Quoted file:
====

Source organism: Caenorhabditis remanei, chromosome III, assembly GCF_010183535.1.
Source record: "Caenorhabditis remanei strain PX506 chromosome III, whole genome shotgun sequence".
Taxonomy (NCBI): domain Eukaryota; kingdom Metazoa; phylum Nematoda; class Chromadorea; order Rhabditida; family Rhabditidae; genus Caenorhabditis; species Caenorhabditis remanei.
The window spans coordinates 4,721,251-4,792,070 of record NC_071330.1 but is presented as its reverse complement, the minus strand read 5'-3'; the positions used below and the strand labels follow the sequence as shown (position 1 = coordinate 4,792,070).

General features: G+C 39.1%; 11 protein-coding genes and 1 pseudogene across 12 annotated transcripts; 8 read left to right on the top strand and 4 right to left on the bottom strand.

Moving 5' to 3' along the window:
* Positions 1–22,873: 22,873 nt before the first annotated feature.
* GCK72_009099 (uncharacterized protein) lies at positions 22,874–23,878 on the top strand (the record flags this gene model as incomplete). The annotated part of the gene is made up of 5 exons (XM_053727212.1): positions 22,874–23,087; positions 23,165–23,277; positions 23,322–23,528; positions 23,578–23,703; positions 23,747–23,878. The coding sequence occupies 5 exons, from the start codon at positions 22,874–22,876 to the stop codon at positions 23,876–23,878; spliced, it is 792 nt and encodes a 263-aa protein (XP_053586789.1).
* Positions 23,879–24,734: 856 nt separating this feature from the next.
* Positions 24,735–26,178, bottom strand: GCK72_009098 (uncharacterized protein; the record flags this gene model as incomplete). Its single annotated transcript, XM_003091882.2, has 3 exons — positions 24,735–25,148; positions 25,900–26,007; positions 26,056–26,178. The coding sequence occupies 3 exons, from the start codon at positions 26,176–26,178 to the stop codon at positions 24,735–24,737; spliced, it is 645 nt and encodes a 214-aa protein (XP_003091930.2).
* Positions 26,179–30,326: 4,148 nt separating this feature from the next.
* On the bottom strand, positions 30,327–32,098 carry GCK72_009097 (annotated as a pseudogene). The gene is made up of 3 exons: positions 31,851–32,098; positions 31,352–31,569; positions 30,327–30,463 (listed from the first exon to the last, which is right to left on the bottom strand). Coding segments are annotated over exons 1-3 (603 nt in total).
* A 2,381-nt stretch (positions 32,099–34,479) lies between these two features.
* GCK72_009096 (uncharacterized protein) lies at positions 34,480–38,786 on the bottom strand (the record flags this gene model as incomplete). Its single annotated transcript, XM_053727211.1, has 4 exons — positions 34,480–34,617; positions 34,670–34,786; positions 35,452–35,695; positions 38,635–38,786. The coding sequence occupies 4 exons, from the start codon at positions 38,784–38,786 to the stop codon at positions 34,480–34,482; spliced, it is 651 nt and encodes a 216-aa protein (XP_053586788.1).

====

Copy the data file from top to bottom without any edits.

Source organism: Caenorhabditis remanei, chromosome III, assembly GCF_010183535.1.
Source record: "Caenorhabditis remanei strain PX506 chromosome III, whole genome shotgun sequence".
Taxonomy (NCBI): domain Eukaryota; kingdom Metazoa; phylum Nematoda; class Chromadorea; order Rhabditida; family Rhabditidae; genus Caenorhabditis; species Caenorhabditis remanei.
The window spans coordinates 4,721,251-4,792,070 of record NC_071330.1 but is presented as its reverse complement, the minus strand read 5'-3'; the positions used below and the strand labels follow the sequence as shown (position 1 = coordinate 4,792,070).

General features: G+C 39.1%; 11 protein-coding genes and 1 pseudogene across 12 annotated transcripts; 8 read left to right on the top strand and 4 right to left on the bottom strand.

Moving 5' to 3' along the window:
* Positions 1–22,873: 22,873 nt before the first annotated feature.
* GCK72_009099 (uncharacterized protein) lies at positions 22,874–23,878 on the top strand (the record flags this gene model as incomplete). The annotated part of the gene is made up of 5 exons (XM_053727212.1): positions 22,874–23,087; positions 23,165–23,277; positions 23,322–23,528; positions 23,578–23,703; positions 23,747–23,878. The coding sequence occupies 5 exons, from the start codon at positions 22,874–22,876 to the stop codon at positions 23,876–23,878; spliced, it is 792 nt and encodes a 263-aa protein (XP_053586789.1).
* Positions 23,879–24,734: 856 nt separating this feature from the next.
* Positions 24,735–26,178, bottom strand: GCK72_009098 (uncharacterized protein; the record flags this gene model as incomplete). Its single annotated transcript, XM_003091882.2, has 3 exons — positions 24,735–25,148; positions 25,900–26,007; positions 26,056–26,178. The coding sequence occupies 3 exons, from the start codon at positions 26,176–26,178 to the stop codon at positions 24,735–24,737; spliced, it is 645 nt and encodes a 214-aa protein (XP_003091930.2).
* Positions 26,179–30,326: 4,148 nt separating this feature from the next.
* On the bottom strand, positions 30,327–32,098 carry GCK72_009097 (annotated as a pseudogene). The gene is made up of 3 exons: positions 31,851–32,098; positions 31,352–31,569; positions 30,327–30,463 (listed from the first exon to the last, which is right to left on the bottom strand). Coding segments are annotated over exons 1-3 (603 nt in total).
* A 2,381-nt stretch (positions 32,099–34,479) lies between these two features.
* GCK72_009096 (uncharacterized protein) lies at positions 34,480–38,786 on the bottom strand (the record flags this gene model as incomplete). Its single annotated transcript, XM_053727211.1, has 4 exons — positions 34,480–34,617; positions 34,670–34,786; positions 35,452–35,695; positions 38,635–38,786. The coding sequence occupies 4 exons, from the start codon at positions 38,784–38,786 to the stop codon at positions 34,480–34,482; spliced, it is 651 nt and encodes a 216-aa protein (XP_053586788.1).